The Committee of European Banking Supervisors (CEBS) published a finalised set of principles for remuneration policies on 20 April 2009, following a one-month public consultation period and a public hearing.
The principles vary from the draft principles we described HERE, with improvements on many of the issues we identified in that article.
The CEBS principles cover remuneration policies applying throughout a financial institution rather than focusing exclusively on executive pay or severance pay.
They focus on key aspects of remuneration policies, and in particular:
- alignment of institutional and individual objectives; – transparency to internal and external stakeholders;
- governance with respect to oversight and decision-making;
- performance measurement; and
- forms of remuneration.
In summary, the principles are:
- The financial institution should adopt an overall remuneration policy that is in line with its business strategy and risk tolerance, objectives, values and long-term interests. It should not encourage excessive risk-taking. The remuneration policy should cover the institution as a whole and contain specific arrangements that take into account the respective roles of senior management, risk takers and control functions. Control functions should be adequately rewarded to attract skilled individuals.
- The remuneration policy should be transparent internally and adequately disclosed externally.
- The management body, in its supervisory function, should determine the remuneration of the management body in its management function. In addition the management body, in its supervisory function, should approve the principles of the overall remuneration policy of the institution and maintain oversight of their application. (Guerdon Associates note – while we understand this, it may be too opaque for most. Call us if you want an interpretation!) The implementation of the remuneration policy should be subject to central and independent review.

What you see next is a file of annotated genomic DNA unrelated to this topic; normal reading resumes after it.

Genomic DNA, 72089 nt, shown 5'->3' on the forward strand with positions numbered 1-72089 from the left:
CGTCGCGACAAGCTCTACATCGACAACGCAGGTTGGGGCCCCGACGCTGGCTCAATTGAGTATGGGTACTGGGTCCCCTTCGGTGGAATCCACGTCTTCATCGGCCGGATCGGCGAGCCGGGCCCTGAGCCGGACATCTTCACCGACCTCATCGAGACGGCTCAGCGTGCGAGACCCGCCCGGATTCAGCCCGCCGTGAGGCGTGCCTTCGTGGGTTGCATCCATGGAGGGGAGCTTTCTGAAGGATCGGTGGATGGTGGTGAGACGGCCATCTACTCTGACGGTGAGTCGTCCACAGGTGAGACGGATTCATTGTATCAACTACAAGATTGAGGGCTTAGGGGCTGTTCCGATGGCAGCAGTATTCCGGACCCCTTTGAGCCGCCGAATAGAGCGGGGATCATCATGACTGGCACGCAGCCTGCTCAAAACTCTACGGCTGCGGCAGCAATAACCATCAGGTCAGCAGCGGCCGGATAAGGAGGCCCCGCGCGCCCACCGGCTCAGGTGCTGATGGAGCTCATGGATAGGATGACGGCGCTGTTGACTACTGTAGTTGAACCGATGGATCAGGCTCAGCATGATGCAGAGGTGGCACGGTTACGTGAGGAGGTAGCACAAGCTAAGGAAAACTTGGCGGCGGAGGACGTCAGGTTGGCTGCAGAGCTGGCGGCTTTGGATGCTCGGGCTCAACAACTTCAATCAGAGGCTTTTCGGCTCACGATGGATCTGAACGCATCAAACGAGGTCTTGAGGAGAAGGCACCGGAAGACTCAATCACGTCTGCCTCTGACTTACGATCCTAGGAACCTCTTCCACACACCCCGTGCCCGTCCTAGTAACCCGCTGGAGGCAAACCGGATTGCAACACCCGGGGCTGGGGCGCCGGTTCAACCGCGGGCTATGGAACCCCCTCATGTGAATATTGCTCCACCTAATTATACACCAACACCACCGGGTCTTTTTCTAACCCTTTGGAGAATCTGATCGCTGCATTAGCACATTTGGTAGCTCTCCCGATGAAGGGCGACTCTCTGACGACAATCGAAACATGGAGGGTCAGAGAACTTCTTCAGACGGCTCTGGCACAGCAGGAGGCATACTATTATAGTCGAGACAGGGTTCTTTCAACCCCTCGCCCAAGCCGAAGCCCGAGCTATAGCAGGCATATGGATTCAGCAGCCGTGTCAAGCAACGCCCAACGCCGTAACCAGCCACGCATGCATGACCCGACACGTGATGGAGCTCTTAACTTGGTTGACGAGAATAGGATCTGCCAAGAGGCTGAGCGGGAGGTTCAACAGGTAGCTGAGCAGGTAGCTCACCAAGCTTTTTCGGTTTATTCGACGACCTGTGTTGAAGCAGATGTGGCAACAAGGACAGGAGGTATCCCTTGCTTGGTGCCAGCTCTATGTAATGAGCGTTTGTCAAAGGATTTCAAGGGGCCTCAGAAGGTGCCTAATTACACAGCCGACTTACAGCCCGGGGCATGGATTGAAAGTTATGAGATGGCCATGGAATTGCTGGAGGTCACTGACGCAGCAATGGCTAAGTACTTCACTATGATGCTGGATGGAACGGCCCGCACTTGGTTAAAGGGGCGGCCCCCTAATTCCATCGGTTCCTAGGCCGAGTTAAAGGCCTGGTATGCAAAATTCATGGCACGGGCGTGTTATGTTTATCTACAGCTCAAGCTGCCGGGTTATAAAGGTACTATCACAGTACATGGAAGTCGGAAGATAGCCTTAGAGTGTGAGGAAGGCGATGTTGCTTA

- Where the pay award is performance related, remuneration should be based on a combination of individual and collective performance. When defining individual performance, factors apart from financial performance should be considered. The measurement of performance, as a basis for bonus awards, should include adjustments for risks and the cost of capital.
- The relation between base pay and bonus should be of reasonable proportion. Employees should not have to rely on bonuses. Where a significant bonus is paid, the bonus should not be a pure up-front cash payment but contain a flexible, deferred component; it should consider the risk horizon of the underlying performance.
Implementation of these guidelines by institutions is expected by the end of Q3 2009 in order for supervisors to make a first assessment of progress.
In drafting the guidelines, CEBS has cooperated closely with other bodies working on remuneration, in particular the FSF and CESR. The principles and accompanying commentary can be found HERE.
On the 29 April 2009 the European Commission released its guidelines, which are largely similar. They can be found HERE.
Details of proposed revisions to APRA’s remuneration governance requirements for institutions it regulates will be released this week. Based on consultations Guerdon Associates (and others) had with APRA last week we are confident that their new prudential standards and accompanying guidelines will be better than those released by other regulators so far.© Guerdon Associates 2022 Back to all articles